The Alliance of American Insurers (AAI) says it is disappointed with Monday’s decision by the U.S. Supreme Court to reject an appeal that would have consolidated tens of thousands of asbestos liability claims into federal court (In re Federal-Mogul Global, Inc.). A hearing would then have determined whether asbestos claims based on alleged exposure to automotive friction products satisfied the threshold standard of scientific validity established in a 1993 Court decision.
“We believe moving asbestos cases to federal court would prevent an overzealous plaintiff’s bar from shopping around for favorable venues to hear their cases,” Kenneth Schloman, Alliance Washington counsel, said. “It would also help establish proof of causation and injury. This is yet another example of why asbestos reform is critical.”
“Federal legislation is needed to address the most serious abuses in the current system, including inappropriate forums for the litigation, and a lack of uniform medical standards,” Schloman remarked.
“However, the business and insurance communities cannot afford to limit themselves to one particular effort to reform the asbestos litigation system. We have to look not only at a federal solution, but also at opportunities in problem states and the courts,” he added.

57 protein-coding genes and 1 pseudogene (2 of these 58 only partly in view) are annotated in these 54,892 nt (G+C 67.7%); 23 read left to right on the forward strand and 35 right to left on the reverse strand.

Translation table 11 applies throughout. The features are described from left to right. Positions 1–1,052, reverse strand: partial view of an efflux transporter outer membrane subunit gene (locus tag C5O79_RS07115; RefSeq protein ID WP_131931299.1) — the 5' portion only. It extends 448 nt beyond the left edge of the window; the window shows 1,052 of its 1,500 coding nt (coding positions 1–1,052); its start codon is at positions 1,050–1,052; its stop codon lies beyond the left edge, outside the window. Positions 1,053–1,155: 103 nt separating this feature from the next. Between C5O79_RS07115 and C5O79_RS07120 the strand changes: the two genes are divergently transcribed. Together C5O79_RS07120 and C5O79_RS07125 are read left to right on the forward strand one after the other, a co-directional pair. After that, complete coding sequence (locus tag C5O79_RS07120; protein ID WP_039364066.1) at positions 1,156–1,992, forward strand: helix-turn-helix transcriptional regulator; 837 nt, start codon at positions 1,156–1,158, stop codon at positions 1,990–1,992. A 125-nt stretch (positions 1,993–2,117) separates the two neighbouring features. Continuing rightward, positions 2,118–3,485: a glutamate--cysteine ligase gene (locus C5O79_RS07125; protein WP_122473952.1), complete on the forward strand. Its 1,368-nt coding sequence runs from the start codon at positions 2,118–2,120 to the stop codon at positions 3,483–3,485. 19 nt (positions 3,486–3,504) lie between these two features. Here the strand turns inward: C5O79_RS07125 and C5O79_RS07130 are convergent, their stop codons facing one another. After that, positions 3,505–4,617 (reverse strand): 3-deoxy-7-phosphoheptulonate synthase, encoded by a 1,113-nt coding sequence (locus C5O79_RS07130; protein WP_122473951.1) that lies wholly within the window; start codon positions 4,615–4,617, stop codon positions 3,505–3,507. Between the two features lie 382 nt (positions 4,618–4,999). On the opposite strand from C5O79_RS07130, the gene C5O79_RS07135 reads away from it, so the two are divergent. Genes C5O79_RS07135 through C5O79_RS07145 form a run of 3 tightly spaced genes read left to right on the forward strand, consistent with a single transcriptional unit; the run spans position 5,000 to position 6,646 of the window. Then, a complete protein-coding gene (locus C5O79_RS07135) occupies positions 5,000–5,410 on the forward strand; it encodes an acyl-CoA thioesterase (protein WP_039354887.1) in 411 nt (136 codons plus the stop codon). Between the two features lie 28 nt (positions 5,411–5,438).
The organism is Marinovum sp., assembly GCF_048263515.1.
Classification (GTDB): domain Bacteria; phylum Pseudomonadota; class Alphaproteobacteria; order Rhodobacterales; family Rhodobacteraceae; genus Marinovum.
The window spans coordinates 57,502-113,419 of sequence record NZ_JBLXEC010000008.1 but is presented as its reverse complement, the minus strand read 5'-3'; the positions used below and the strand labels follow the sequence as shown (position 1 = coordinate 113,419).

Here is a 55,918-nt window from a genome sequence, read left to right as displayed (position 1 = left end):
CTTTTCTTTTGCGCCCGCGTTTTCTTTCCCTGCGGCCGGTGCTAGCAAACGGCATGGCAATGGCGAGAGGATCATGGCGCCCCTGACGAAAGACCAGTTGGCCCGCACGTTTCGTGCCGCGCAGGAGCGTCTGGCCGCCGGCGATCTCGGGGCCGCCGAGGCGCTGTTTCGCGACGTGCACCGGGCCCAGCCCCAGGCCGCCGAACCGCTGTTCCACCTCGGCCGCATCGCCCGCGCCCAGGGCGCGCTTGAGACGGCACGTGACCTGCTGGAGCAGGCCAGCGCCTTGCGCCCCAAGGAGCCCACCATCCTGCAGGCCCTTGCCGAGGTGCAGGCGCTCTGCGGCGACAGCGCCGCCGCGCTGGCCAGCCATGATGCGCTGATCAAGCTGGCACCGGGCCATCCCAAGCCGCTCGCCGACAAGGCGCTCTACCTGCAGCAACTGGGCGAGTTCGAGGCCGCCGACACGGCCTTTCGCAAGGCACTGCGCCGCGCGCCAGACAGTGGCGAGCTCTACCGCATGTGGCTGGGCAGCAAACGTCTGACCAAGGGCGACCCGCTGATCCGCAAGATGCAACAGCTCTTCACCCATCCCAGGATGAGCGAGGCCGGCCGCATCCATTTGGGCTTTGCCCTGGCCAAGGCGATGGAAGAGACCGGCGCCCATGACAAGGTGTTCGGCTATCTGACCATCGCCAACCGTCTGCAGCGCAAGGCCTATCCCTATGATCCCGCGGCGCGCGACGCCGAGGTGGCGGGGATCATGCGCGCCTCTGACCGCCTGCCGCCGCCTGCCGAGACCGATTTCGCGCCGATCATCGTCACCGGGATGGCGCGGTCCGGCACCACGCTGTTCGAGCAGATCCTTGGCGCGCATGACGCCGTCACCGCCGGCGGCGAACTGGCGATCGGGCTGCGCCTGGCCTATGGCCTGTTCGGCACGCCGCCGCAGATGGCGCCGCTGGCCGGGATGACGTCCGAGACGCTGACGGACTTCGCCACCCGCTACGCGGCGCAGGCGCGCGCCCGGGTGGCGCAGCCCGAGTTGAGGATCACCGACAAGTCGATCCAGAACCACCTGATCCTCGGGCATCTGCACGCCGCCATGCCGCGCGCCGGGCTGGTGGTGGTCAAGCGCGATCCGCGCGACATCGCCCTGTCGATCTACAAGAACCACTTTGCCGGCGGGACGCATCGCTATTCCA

“Too many people who are truly sick as a result of asbestos exposure are not receiving any compensation, while non-impaired persons are clogging the courts. Clearly, this is a system that is not meeting the needs of the deserving,” Schloman said.
The volume of asbestos-related litigation is on the rise and the cost of such claims has forced about 30 U.S. companies into bankruptcy. Several prominent actuarial firms have pegged ultimate asbestos costs for the U.S. insurance industry at a range of $55-$70 billion. Total costs for the U.S. economy, including costs borne by non-U.S. reinsurers and uninsured amounts, are estimated at $200-$275 billion.
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